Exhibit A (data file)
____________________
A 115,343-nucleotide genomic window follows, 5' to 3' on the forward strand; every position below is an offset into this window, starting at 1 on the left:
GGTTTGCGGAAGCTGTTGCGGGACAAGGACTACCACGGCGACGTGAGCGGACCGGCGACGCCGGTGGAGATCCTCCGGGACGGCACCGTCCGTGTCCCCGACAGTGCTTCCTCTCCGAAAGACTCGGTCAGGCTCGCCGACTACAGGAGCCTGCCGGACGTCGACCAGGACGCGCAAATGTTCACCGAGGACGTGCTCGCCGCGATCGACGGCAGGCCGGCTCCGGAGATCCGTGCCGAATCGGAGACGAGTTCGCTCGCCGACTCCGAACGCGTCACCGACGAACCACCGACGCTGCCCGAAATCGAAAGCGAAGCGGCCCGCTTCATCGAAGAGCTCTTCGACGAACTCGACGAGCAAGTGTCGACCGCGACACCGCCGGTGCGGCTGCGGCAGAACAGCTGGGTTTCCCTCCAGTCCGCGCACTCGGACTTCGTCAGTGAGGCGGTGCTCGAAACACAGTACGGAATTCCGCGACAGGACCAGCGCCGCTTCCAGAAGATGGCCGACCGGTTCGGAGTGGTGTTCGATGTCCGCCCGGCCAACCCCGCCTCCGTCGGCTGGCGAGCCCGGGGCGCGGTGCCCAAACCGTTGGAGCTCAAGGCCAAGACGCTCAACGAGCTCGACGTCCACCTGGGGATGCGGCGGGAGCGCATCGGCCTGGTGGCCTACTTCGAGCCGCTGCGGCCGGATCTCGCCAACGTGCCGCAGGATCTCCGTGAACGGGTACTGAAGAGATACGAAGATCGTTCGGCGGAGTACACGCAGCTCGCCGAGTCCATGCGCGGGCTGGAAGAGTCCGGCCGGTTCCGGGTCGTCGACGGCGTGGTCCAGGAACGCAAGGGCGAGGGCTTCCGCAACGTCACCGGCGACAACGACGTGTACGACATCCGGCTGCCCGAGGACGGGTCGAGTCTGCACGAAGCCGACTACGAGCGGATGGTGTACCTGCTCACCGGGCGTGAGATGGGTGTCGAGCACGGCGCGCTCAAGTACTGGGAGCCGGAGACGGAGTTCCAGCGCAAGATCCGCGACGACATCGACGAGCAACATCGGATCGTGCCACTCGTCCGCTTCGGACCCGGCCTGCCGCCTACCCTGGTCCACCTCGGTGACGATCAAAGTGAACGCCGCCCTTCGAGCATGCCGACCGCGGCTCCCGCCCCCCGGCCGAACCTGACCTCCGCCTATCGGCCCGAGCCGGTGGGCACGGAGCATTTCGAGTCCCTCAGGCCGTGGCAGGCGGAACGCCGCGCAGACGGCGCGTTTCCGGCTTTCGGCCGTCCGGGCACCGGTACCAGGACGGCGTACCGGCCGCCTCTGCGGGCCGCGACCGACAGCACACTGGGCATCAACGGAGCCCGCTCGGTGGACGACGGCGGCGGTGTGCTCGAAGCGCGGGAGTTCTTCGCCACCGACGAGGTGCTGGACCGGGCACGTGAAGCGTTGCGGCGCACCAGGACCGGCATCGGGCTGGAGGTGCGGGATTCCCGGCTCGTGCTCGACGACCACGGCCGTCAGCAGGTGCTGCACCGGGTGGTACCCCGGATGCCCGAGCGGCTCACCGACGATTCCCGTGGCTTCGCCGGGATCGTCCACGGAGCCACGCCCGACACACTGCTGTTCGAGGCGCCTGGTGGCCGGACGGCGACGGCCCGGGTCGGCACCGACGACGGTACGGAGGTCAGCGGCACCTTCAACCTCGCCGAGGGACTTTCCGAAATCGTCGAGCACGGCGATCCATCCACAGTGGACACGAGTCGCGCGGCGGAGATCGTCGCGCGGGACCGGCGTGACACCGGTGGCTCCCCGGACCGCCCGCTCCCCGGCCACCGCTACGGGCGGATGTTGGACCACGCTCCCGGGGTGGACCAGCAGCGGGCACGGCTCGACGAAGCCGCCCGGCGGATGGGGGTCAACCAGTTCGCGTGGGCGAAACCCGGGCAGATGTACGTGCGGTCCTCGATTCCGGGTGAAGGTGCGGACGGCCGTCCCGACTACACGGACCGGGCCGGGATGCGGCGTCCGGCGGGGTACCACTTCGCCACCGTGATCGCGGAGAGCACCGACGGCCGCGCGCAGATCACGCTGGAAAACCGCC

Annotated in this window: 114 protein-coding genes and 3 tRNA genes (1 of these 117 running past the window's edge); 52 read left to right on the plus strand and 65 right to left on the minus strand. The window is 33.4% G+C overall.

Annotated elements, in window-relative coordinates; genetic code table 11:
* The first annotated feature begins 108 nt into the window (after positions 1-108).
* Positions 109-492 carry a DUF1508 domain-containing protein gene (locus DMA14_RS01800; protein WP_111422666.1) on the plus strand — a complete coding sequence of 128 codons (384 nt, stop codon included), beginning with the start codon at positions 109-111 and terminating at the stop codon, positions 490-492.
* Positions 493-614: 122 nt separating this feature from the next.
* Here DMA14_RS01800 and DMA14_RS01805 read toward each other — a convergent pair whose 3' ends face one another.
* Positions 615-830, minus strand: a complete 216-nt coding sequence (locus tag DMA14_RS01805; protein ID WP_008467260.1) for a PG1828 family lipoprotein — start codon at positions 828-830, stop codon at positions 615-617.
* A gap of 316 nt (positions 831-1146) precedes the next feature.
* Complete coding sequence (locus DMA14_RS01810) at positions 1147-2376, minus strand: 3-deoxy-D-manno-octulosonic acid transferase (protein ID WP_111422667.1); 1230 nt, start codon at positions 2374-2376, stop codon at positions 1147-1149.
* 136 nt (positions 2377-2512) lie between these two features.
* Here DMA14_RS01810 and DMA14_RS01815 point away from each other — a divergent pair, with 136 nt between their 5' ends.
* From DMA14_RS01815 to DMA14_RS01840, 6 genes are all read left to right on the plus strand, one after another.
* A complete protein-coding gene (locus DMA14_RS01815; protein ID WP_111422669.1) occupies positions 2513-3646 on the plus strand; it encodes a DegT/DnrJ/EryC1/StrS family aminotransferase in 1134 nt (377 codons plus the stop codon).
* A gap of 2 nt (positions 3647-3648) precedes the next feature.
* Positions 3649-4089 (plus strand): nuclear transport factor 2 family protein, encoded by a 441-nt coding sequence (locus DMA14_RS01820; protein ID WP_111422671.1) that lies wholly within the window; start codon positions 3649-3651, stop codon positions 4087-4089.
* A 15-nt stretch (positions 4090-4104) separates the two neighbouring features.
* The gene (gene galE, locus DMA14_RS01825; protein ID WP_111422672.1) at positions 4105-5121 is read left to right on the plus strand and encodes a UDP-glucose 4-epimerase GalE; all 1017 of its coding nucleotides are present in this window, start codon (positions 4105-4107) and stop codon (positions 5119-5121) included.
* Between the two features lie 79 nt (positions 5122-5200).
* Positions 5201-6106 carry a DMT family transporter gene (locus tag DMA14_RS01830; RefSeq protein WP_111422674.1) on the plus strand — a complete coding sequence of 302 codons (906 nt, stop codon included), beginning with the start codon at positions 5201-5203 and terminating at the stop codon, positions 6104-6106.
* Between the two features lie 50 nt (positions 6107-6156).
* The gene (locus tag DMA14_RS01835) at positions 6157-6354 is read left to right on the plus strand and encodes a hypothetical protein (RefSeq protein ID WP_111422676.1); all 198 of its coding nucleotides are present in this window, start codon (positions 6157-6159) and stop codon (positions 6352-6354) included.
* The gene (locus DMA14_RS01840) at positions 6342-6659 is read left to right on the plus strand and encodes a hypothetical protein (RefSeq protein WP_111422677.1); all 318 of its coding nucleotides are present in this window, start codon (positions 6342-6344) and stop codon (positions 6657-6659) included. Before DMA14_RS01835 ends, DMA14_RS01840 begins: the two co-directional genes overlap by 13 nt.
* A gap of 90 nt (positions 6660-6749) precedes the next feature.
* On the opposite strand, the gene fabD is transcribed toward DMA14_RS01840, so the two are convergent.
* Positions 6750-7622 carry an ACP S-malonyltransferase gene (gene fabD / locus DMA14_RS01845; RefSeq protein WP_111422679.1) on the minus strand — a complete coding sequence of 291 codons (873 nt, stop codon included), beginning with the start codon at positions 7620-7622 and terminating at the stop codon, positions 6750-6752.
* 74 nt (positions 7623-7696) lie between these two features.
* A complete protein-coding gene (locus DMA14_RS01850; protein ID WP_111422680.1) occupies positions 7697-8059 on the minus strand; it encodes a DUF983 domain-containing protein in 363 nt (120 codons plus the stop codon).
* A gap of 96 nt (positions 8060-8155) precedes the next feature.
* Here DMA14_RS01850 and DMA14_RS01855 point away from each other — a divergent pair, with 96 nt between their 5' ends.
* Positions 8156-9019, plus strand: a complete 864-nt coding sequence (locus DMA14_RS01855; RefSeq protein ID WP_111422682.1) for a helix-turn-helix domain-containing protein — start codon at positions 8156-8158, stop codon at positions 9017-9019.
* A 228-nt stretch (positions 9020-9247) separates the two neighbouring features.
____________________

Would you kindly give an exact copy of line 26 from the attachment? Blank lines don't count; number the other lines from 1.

* On the opposite strand, the gene fabD is transcribed toward DMA14_RS01840, so the two are convergent.